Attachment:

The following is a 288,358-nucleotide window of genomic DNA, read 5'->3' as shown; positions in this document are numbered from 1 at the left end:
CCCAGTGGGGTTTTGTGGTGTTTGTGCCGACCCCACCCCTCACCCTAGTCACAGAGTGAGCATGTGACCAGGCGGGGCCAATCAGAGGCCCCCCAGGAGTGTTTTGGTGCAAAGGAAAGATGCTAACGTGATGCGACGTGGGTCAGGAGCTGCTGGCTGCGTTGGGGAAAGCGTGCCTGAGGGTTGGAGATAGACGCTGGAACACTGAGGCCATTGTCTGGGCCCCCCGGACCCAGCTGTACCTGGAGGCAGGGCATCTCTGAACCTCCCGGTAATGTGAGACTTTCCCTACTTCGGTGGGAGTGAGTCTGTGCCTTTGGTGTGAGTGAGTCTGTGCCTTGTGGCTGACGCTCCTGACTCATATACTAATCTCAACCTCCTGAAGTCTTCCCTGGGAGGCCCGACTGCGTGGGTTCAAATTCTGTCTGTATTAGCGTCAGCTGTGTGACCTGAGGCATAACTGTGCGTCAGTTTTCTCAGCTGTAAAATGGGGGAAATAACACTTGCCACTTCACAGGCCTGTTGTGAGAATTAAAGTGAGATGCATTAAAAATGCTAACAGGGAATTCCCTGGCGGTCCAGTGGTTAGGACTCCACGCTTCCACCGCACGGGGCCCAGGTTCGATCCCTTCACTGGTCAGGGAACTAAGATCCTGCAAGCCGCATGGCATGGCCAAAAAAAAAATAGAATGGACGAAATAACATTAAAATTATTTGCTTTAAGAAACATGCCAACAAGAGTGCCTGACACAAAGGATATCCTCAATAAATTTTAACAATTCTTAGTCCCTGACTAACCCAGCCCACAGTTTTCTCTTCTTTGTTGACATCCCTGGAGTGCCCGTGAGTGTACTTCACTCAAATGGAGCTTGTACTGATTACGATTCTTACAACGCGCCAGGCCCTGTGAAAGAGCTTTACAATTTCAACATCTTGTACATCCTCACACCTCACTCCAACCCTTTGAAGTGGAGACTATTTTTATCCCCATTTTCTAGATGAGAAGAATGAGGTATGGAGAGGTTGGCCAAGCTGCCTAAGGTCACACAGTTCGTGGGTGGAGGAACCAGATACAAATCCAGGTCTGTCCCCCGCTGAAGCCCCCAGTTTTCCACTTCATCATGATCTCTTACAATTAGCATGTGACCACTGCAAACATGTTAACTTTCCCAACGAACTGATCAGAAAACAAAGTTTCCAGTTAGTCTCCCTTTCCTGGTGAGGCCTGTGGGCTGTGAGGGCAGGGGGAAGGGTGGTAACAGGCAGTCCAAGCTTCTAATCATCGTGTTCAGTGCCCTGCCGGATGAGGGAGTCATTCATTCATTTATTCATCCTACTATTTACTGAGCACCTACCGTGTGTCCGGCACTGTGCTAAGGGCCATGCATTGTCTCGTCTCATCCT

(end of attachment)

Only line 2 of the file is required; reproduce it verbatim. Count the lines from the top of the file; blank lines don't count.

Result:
CCCAGTGGGGTTTTGTGGTGTTTGTGCCGACCCCACCCCTCACCCTAGTCACAGAGTGAGCATGTGACCAGGCGGGGCCAATCAGAGGCCCCCCAGGAGTGTTTTGGTGCAAAGGAAAGATGCTAACGTGATGCGACGTGGGTCAGGAGCTGCTGGCTGCGTTGGGGAAAGCGTGCCTGAGGGTTGGAGATAGACGCTGGAACACTGAGGCCATTGTCTGGGCCCCCCGGACCCAGCTGTACCTGGAGGCAGGGCATCTCTGAACCTCCCGGTAATGTGAGACTTTCCCTACTTCGGTGGGAGTGAGTCTGTGCCTTTGGTGTGAGTGAGTCTGTGCCTTGTGGCTGACGCTCCTGACTCATATACTAATCTCAACCTCCTGAAGTCTTCCCTGGGAGGCCCGACTGCGTGGGTTCAAATTCTGTCTGTATTAGCGTCAGCTGTGTGACCTGAGGCATAACTGTGCGTCAGTTTTCTCAGCTGTAAAATGGGGGAAATAACACTTGCCACTTCACAGGCCTGTTGTGAGAATTAAAGTGAGATGCATTAAAAATGCTAACAGGGAATTCCCTGGCGGTCCAGTGGTTAGGACTCCACGCTTCCACCGCACGGGGCCCAGGTTCGATCCCTTCACTGGTCAGGGAACTAAGATCCTGCAAGCCGCATGGCATGGCCAAAAAAAAAATAGAATGGACGAAATAACATTAAAATTATTTGCTTTAAGAAACATGCCAACAAGAGTGCCTGACACAAAGGATATCCTCAATAAATTTTAACAATTCTTAGTCCCTGACTAACCCAGCCCACAGTTTTCTCTTCTTTGTTGACATCCCTGGAGTGCCCGTGAGTGTACTTCACTCAAATGGAGCTTGTACTGATTACGATTCTTACAACGCGCCAGGCCCTGTGAAAGAGCTTTACAATTTCAACATCTTGTACATCCTCACACCTCACTCCAACCCTTTGAAGTGGAGACTATTTTTATCCCCATTTTCTAGATGAGAAGAATGAGGTATGGAGAGGTTGGCCAAGCTGCCTAAGGTCACACAGTTCGTGGGTGGAGGAACCAGATACAAATCCAGGTCTGTCCCCCGCTGAAGCCCCCAGTTTTCCACTTCATCATGATCTCTTACAATTAGCATGTGACCACTGCAAACATGTTAACTTTCCCAACGAACTGATCAGAAAACAAAGTTTCCAGTTAGTCTCCCTTTCCTGGTGAGGCCTGTGGGCTGTGAGGGCAGGGGGAAGGGTGGTAACAGGCAGTCCAAGCTTCTAATCATCGTGTTCAGTGCCCTGCCGGATGAGGGAGTCATTCATTCATTTATTCATCCTACTATTTACTGAGCACCTACCGTGTGTCCGGCACTGTGCTAAGGGCCATGCATTGTCTCGTCTCATCCT